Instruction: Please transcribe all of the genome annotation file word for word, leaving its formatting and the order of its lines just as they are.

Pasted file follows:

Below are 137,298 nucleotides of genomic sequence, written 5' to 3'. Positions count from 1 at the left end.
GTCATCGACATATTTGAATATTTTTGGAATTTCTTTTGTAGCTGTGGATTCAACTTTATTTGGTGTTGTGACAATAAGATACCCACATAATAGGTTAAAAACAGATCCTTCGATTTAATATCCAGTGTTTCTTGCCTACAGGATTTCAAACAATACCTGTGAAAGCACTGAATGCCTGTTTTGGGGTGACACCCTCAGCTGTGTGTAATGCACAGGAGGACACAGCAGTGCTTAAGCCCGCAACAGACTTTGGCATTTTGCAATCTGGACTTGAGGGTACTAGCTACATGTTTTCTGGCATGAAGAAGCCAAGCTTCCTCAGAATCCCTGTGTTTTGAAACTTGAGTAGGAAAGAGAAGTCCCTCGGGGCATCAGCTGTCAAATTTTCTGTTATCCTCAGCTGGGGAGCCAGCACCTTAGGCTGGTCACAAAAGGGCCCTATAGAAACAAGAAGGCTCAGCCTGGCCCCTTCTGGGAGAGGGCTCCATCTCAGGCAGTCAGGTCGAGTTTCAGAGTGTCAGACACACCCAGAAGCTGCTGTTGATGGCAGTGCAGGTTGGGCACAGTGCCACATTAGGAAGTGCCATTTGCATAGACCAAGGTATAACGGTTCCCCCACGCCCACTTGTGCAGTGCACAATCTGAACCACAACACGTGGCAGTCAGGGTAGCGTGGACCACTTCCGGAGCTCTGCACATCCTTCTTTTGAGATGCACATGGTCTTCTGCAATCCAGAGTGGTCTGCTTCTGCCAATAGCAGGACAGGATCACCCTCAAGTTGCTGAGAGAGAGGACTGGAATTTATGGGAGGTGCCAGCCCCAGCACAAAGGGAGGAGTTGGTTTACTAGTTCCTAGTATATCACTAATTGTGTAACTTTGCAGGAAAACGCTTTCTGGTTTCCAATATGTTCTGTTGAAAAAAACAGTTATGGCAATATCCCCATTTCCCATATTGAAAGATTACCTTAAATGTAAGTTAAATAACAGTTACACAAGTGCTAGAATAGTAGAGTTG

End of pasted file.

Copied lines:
Below are 137,298 nucleotides of genomic sequence, written 5' to 3'. Positions count from 1 at the left end.
GTCATCGACATATTTGAATATTTTTGGAATTTCTTTTGTAGCTGTGGATTCAACTTTATTTGGTGTTGTGACAATAAGATACCCACATAATAGGTTAAAAACAGATCCTTCGATTTAATATCCAGTGTTTCTTGCCTACAGGATTTCAAACAATACCTGTGAAAGCACTGAATGCCTGTTTTGGGGTGACACCCTCAGCTGTGTGTAATGCACAGGAGGACACAGCAGTGCTTAAGCCCGCAACAGACTTTGGCATTTTGCAATCTGGACTTGAGGGTACTAGCTACATGTTTTCTGGCATGAAGAAGCCAAGCTTCCTCAGAATCCCTGTGTTTTGAAACTTGAGTAGGAAAGAGAAGTCCCTCGGGGCATCAGCTGTCAAATTTTCTGTTATCCTCAGCTGGGGAGCCAGCACCTTAGGCTGGTCACAAAAGGGCCCTATAGAAACAAGAAGGCTCAGCCTGGCCCCTTCTGGGAGAGGGCTCCATCTCAGGCAGTCAGGTCGAGTTTCAGAGTGTCAGACACACCCAGAAGCTGCTGTTGATGGCAGTGCAGGTTGGGCACAGTGCCACATTAGGAAGTGCCATTTGCATAGACCAAGGTATAACGGTTCCCCCACGCCCACTTGTGCAGTGCACAATCTGAACCACAACACGTGGCAGTCAGGGTAGCGTGGACCACTTCCGGAGCTCTGCACATCCTTCTTTTGAGATGCACATGGTCTTCTGCAATCCAGAGTGGTCTGCTTCTGCCAATAGCAGGACAGGATCACCCTCAAGTTGCTGAGAGAGAGGACTGGAATTTATGGGAGGTGCCAGCCCCAGCACAAAGGGAGGAGTTGGTTTACTAGTTCCTAGTATATCACTAATTGTGTAACTTTGCAGGAAAACGCTTTCTGGTTTCCAATATGTTCTGTTGAAAAAAACAGTTATGGCAATATCCCCATTTCCCATATTGAAAGATTACCTTAAATGTAAGTTAAATAACAGTTACACAAGTGCTAGAATAGTAGAGTTG